Getting to know the soil

Blog post

Ebba Svenung

Ruth Osborne

Niklas Karlsson

Already, when looking at the online advert, I saw how the field would be distributed from west to east on the south slope of Erikslund. It was easy to understand how the experience of the 2000 m2 would look like from the road when you took that turn towards the farm. The 7 plots, the greenhouses, the gates and the collection of red houses in the distance. It was here that the continuation of the experiment in 2000m2 at Stiftelsen Rosendals Trädgård would take place.

I didn't even bring a shovel to the showing like I had on so many other properties when my wife and I were looking for a farm. The spade I used to sneak with me, and carefully, without destroying any crops that might grow in the fields, get an idea of ​​the soil. It didn't matter what the earth was like. This is where I'm supposed to be.

The spade arrived a little later and I then understood more about how the total 6 hectares of land we hadacquired. The area that I have chosen for these 2000 m2 is, despite it just measuring 67x30 meters, very variable. I was helped with the soil samples by Wijnand Koker, agricultural advisor. He thoroughly went through the various measurements such as total carbon, available nitrogen, PH content and micronutrients etc. In the test, he writes a note under the "hummus" % letting me know it would be my "livsuppgift" (life task).

My life tasks are :

  • Take care of my family and myself
  • Increase the soil hummus content.

A high humus content holds water and nutrients and has the ability to make nutrients available to the plants that we eat through the microorganisms that live within it. If the humus content had been 3% (now it is 2.3%), there would have been a total of 1 ton of living creatures on these 2000 m2 - bacteria, fungi, worms, earthworms, weevils and many more.

Increasing the humus content in the field will also result in the crops become more resistant to extreme weather. Here we find both opportunities and good reasons for improvements.

How do you go about increasing the hummus content? The strongest card in the deck is the grazing land. It is here that perennial legumes, herbs and grasses act as the engine of this system, being the hay itself before it is harvested and turned into hay or silage. The hay is eaten by cows and sheep in the winter before they are allowed to graze again in the spring. From their manure I make compost, which I then put on the vegetables. These vegetables require the most nutrition.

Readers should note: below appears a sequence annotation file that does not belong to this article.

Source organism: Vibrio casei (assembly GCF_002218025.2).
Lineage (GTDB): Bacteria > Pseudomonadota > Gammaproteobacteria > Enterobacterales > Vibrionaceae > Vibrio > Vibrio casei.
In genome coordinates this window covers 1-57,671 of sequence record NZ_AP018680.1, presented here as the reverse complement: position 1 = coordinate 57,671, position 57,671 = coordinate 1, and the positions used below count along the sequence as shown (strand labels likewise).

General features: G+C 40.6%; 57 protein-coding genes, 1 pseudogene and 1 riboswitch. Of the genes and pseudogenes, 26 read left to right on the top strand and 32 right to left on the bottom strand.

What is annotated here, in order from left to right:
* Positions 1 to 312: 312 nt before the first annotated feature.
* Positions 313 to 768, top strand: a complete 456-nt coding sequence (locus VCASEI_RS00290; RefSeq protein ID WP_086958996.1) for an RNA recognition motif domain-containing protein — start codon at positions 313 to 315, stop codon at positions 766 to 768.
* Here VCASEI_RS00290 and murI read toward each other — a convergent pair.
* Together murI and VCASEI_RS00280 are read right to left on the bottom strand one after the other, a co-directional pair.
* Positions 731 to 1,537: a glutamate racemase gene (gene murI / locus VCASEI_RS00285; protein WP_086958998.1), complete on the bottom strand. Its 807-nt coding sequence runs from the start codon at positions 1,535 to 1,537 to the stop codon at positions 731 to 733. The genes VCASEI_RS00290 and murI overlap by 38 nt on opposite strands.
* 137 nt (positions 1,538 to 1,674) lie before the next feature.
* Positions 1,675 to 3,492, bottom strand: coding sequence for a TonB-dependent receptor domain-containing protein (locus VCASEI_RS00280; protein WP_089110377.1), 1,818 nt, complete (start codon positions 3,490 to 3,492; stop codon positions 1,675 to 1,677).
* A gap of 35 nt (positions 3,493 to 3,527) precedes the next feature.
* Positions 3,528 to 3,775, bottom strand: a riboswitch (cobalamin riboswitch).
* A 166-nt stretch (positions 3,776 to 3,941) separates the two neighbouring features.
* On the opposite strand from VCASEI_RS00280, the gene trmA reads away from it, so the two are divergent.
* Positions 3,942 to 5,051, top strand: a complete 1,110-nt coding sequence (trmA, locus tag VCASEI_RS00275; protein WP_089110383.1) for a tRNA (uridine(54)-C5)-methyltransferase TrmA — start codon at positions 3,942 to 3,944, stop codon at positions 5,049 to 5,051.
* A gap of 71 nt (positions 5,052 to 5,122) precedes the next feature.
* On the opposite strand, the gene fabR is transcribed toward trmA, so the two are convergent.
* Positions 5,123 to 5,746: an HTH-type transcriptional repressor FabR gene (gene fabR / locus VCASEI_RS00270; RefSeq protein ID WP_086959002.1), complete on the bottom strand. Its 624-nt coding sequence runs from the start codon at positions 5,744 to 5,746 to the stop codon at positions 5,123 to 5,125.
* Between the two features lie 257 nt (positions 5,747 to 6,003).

According to the calculations based on this model, for 2000m2, we have a total of 624 kg (or the equivalent of 0.1 cow) of annual manure production to use. In combination with the grazing lands ability to increase the soil content and provide food, and ruminant animals that provide compost that also builds the soil content, it is actually only the aspect of time which is yet to fully kick in yet.

The crop rotation that I have at Erikslund is 7 years. So it takes 7 years before the same crop or plant species begins its journey in the same place again. At the time of writing, it has been 1 year since we moved to Erikslund. I look forward with excitement to taking new samples in the coming years and following the development of the hummus content.

Studio 2000 is fundamentally a living experiment.

A desire to actually prove in practice that it is possible to live within the planetary boundaries and create a restaurant experience that has additional levels of experience than the sensual ones. To distribute the Earth's resources in solidarity with all the Earths citizens and practice a form of cultivation where you only harvest the abundance of what the Earth gives without reducing the soil content - this idea sounds like a life task.

So join us on our journey towards the empathetic meal.

2000 m2 den 12/6/2022